Swansea Poverty Truth Commission logo graphicOn Tuesday 30th April people gathered at the Dylan Thomas Centre in Swansea to celebrate the conclusion of Swansea Poverty Truth Commission (SPTC).

This innovative approach - which saw people with lived experience of poverty brought together with leaders from the civic and business community to spend some 18 months getting to grips with local challenges associated with poverty - has been delivered for the first time in Wales. The model was developed in Scotland, and has previously been successfully implemented in many locations in England.

SPTC conclusion event Apr 24Swansea Council for Voluntary Service (SCVS) hosted the Commission with support from many key partners locally, notably Swansea Council, Coastal Housing and Swansea Bay University Health Board. Thanks were also given at the event to the Austin Bailey Foundation and the Welsh Church Act Fund.

The event was a colourful, varied and interactive reflection of the commission process, and showcase of ongoing and future work. 
It highlighted the relationship-building which took place between commissioners over many months, and the importance of listening to understand the problem fully before discussing solutions. Civic and Business Commissioners shared some of the positive impacts they had experienced, both personally and professionally.

The recommendations of the Commission were revealed, and enthused participants were invited to pledge support for taking this work forward. 

SPTC legacy piece DSThe event concluded with the unveiling of a stunning piece of pyrography artwork produced by one of the Community Commissioners, depicting imagery and phrases resonant with the commission itself. The art will be placed on display in the workplaces of the Civic and Business Commissioners, to draw attention to the legacy of the first Poverty Truth Commission in Wales.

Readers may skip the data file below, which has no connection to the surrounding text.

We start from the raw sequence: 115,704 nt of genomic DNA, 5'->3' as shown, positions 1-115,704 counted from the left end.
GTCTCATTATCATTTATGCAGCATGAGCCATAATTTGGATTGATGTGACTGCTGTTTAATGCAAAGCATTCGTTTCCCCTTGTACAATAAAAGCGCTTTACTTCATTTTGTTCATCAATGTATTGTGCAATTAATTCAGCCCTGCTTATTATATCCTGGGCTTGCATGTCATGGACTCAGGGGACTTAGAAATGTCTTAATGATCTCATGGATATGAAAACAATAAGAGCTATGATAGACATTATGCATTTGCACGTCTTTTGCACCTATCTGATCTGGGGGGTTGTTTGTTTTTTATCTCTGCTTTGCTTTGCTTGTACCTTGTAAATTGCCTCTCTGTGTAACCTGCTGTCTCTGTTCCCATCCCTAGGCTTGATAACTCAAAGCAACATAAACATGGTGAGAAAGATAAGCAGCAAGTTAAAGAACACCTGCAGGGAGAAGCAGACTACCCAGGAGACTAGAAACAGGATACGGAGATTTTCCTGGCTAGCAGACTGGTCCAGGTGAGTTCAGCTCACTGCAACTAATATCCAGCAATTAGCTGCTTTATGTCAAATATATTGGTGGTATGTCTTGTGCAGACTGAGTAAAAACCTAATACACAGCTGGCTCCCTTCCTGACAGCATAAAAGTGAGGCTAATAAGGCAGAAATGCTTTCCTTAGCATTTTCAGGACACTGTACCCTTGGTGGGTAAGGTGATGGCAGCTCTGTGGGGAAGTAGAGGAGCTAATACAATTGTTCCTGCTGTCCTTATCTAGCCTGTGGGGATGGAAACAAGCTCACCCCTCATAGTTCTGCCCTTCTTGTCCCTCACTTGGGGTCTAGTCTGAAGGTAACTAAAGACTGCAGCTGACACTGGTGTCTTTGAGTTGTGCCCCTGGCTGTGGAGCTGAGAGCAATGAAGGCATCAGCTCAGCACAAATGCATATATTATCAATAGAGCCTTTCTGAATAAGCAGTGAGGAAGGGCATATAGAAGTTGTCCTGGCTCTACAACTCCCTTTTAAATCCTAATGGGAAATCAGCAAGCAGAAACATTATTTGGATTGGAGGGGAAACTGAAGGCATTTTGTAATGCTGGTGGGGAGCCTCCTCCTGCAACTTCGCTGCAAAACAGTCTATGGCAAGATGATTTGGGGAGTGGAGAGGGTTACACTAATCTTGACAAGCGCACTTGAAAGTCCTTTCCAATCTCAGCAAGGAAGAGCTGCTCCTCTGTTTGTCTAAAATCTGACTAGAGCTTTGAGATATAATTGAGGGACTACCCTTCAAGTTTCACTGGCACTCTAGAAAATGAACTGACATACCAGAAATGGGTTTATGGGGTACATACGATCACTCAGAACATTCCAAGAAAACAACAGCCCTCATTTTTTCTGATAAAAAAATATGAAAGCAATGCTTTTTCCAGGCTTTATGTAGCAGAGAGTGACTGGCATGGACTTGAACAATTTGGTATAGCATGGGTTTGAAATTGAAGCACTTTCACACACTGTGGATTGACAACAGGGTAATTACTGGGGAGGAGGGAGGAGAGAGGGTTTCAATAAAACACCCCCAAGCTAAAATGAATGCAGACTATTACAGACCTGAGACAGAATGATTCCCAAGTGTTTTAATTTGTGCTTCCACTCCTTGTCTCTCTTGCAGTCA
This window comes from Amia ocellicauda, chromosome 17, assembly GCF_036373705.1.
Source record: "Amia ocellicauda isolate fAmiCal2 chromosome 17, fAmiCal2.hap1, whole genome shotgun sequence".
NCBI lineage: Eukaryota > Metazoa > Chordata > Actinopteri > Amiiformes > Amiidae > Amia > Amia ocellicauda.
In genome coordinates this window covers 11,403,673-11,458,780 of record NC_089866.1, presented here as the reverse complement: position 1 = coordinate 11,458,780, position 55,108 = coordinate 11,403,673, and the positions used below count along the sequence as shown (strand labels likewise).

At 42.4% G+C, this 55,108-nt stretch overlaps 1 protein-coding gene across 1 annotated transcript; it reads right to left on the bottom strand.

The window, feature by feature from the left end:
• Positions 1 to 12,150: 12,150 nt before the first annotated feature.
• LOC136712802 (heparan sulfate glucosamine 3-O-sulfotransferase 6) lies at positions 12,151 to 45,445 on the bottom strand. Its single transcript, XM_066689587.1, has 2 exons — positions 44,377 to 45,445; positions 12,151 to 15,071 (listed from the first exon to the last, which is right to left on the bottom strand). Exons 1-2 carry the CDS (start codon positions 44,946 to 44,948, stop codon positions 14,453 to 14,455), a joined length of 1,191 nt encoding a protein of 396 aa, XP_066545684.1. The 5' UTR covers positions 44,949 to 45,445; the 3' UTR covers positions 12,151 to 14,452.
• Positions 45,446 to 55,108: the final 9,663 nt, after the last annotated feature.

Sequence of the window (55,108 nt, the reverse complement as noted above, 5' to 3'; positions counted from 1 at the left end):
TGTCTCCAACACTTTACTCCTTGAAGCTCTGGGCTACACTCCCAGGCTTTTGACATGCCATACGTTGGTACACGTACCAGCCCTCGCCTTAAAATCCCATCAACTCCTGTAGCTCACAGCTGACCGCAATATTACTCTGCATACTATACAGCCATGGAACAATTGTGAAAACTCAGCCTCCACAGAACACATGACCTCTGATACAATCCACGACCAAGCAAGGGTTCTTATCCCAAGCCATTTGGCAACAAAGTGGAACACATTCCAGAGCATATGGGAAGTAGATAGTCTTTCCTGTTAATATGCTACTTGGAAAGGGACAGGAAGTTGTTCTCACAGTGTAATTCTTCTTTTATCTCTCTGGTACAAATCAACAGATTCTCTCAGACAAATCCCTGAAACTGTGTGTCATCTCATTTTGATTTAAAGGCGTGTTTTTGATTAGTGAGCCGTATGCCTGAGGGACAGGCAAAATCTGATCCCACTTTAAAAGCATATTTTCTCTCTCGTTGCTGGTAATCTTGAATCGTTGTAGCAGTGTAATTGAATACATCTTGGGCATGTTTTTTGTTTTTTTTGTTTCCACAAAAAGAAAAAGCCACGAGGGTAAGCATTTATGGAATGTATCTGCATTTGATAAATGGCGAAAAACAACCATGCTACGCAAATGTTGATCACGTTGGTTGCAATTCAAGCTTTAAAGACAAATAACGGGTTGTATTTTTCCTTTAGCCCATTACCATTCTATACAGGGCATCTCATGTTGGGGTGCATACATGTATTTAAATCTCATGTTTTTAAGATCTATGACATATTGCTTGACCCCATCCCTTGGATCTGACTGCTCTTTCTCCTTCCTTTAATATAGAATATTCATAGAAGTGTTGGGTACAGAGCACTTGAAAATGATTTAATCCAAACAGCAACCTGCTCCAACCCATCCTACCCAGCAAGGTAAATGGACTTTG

The team explained that as each Poverty Truth Commission is unique, shaped and directed by the shared experiences of its participants, there is great value in repeating the process and exploring different issues, if funding can be secured. SCVS will be exploring this possibility over the coming months.

The team at SCVS will now be writing a comprehensive final report, producing case studies and other resources, reflecting on the learning from the first commission and supporting those organisations seeking to respond to the recommendations.  

Further details will be available on the SPTC section of the SCVS website very soon – www.scvs.org.uk/swansea-ptc 

Also at the event:

A training resource created by the UK-wide Poverty Truth Network was shared, with warm acknowledgement of the contribution of Swansea’s commissioners to its development. The tool, which is being piloted by institutions training social workers and other professionals, tells animated stories of the “Double Impact” of poverty and mental health. Contact the Swansea Poverty Truth Commission team at SCVS for a copy.  

The Wales Centre for Public Policy were pleased to announce a new collaboration with Swansea Council, SCVS and some members of the Commission, examining how public bodies can tackle the stigma associated with poverty. Cllr Rob Stewart, Leader of Swansea Council, confirmed a commitment to implement the Commission’s “Charter for Rehumanising Systems & Services”, and asked, “What about a second commission?”